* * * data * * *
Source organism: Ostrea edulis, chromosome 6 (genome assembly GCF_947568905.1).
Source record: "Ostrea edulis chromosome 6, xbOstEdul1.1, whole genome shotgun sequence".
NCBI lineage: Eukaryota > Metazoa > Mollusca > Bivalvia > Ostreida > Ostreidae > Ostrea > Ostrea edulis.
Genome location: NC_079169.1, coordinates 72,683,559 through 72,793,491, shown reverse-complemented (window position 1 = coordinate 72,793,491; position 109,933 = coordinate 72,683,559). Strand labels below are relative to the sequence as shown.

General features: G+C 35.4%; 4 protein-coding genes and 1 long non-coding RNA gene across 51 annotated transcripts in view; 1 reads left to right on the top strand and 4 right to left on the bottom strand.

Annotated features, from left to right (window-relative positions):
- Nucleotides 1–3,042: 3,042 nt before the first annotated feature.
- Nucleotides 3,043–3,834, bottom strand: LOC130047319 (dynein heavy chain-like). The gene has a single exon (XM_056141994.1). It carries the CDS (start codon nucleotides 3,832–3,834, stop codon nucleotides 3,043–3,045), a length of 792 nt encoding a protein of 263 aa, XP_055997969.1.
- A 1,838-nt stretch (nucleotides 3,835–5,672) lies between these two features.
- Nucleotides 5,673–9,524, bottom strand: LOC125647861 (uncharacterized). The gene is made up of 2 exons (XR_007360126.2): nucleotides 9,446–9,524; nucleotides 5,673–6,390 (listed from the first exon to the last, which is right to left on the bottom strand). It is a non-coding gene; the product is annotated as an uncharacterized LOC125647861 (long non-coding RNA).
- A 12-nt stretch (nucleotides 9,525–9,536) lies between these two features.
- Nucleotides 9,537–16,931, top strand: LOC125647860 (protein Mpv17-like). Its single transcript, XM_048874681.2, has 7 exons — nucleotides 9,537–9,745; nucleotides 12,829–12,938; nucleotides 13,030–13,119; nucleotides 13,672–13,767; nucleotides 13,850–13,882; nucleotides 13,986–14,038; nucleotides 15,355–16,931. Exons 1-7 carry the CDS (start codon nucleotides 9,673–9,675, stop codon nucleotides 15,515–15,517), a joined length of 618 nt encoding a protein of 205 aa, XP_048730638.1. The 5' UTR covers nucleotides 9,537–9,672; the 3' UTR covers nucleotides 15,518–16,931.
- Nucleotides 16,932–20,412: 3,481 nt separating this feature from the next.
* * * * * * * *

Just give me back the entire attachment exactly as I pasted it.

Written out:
Source organism: Ostrea edulis, chromosome 6 (genome assembly GCF_947568905.1).
Source record: "Ostrea edulis chromosome 6, xbOstEdul1.1, whole genome shotgun sequence".
NCBI lineage: Eukaryota > Metazoa > Mollusca > Bivalvia > Ostreida > Ostreidae > Ostrea > Ostrea edulis.
Genome location: NC_079169.1, coordinates 72,683,559 through 72,793,491, shown reverse-complemented (window position 1 = coordinate 72,793,491; position 109,933 = coordinate 72,683,559). Strand labels below are relative to the sequence as shown.

General features: G+C 35.4%; 4 protein-coding genes and 1 long non-coding RNA gene across 51 annotated transcripts in view; 1 reads left to right on the top strand and 4 right to left on the bottom strand.

Annotated features, from left to right (window-relative positions):
- Nucleotides 1–3,042: 3,042 nt before the first annotated feature.
- Nucleotides 3,043–3,834, bottom strand: LOC130047319 (dynein heavy chain-like). The gene has a single exon (XM_056141994.1). It carries the CDS (start codon nucleotides 3,832–3,834, stop codon nucleotides 3,043–3,045), a length of 792 nt encoding a protein of 263 aa, XP_055997969.1.
- A 1,838-nt stretch (nucleotides 3,835–5,672) lies between these two features.
- Nucleotides 5,673–9,524, bottom strand: LOC125647861 (uncharacterized). The gene is made up of 2 exons (XR_007360126.2): nucleotides 9,446–9,524; nucleotides 5,673–6,390 (listed from the first exon to the last, which is right to left on the bottom strand). It is a non-coding gene; the product is annotated as an uncharacterized LOC125647861 (long non-coding RNA).
- A 12-nt stretch (nucleotides 9,525–9,536) lies between these two features.
- Nucleotides 9,537–16,931, top strand: LOC125647860 (protein Mpv17-like). Its single transcript, XM_048874681.2, has 7 exons — nucleotides 9,537–9,745; nucleotides 12,829–12,938; nucleotides 13,030–13,119; nucleotides 13,672–13,767; nucleotides 13,850–13,882; nucleotides 13,986–14,038; nucleotides 15,355–16,931. Exons 1-7 carry the CDS (start codon nucleotides 9,673–9,675, stop codon nucleotides 15,515–15,517), a joined length of 618 nt encoding a protein of 205 aa, XP_048730638.1. The 5' UTR covers nucleotides 9,537–9,672; the 3' UTR covers nucleotides 15,518–16,931.
- Nucleotides 16,932–20,412: 3,481 nt separating this feature from the next.